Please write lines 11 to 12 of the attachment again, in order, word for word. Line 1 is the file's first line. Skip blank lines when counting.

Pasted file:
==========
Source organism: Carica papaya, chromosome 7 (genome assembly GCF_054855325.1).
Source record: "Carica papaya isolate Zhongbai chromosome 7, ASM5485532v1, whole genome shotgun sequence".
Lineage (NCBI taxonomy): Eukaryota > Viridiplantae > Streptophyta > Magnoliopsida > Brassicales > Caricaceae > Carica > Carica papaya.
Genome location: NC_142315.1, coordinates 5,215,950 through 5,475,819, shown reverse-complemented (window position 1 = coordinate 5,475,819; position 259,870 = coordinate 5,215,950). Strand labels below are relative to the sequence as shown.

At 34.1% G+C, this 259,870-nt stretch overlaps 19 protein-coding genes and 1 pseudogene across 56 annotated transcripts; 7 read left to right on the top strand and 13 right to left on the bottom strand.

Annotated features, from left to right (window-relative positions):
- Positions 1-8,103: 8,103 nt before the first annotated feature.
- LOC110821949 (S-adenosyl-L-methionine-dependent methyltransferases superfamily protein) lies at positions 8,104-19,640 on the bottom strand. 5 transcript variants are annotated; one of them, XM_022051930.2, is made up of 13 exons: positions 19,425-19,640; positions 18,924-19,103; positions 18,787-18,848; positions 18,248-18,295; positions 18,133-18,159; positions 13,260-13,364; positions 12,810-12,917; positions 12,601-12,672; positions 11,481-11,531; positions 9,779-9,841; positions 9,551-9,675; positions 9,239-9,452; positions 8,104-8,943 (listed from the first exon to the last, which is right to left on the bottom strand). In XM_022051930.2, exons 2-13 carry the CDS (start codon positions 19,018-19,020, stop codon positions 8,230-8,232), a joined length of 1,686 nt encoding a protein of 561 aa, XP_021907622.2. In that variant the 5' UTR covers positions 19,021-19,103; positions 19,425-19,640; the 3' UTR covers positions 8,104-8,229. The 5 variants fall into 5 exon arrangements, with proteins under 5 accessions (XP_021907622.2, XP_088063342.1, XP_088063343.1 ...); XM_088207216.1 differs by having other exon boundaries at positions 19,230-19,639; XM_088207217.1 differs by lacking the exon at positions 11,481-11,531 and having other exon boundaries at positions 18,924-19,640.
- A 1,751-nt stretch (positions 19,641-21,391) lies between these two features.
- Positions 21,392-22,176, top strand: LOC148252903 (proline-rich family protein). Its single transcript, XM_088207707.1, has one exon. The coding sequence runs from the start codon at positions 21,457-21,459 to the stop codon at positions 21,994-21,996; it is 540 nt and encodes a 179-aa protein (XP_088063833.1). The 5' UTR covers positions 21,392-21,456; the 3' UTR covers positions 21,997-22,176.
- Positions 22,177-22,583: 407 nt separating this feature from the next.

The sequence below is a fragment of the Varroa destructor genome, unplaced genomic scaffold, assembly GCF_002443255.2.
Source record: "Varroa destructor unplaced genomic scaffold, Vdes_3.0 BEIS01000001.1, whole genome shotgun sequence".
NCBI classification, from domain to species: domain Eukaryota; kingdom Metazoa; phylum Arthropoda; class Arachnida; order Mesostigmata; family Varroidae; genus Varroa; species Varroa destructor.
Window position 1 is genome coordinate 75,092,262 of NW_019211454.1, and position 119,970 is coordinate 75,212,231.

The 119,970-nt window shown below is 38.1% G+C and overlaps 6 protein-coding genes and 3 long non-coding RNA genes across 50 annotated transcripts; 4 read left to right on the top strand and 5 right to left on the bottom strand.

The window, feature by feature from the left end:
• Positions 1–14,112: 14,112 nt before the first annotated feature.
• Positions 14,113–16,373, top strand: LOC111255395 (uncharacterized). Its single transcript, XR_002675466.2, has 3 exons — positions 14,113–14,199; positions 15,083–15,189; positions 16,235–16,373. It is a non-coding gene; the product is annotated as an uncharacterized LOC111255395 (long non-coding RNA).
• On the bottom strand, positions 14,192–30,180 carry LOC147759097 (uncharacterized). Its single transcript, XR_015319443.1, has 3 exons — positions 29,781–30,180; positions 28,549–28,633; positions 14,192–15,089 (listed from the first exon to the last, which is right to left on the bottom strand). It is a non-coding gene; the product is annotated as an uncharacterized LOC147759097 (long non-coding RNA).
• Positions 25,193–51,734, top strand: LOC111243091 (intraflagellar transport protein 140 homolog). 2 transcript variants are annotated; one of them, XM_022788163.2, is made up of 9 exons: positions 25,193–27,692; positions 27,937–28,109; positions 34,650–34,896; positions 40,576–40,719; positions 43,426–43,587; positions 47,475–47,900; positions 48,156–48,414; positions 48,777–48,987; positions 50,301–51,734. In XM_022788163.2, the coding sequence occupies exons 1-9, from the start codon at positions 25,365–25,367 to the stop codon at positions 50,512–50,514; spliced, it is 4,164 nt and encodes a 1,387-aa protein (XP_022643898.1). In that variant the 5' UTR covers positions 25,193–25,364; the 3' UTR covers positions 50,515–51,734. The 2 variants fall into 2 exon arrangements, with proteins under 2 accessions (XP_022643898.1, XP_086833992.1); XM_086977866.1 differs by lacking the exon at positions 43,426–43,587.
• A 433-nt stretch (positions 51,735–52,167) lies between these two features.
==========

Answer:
- Positions 22,177-22,583: 407 nt separating this feature from the next.

The sequence below is a fragment of the Varroa destructor genome, unplaced genomic scaffold, assembly GCF_002443255.2.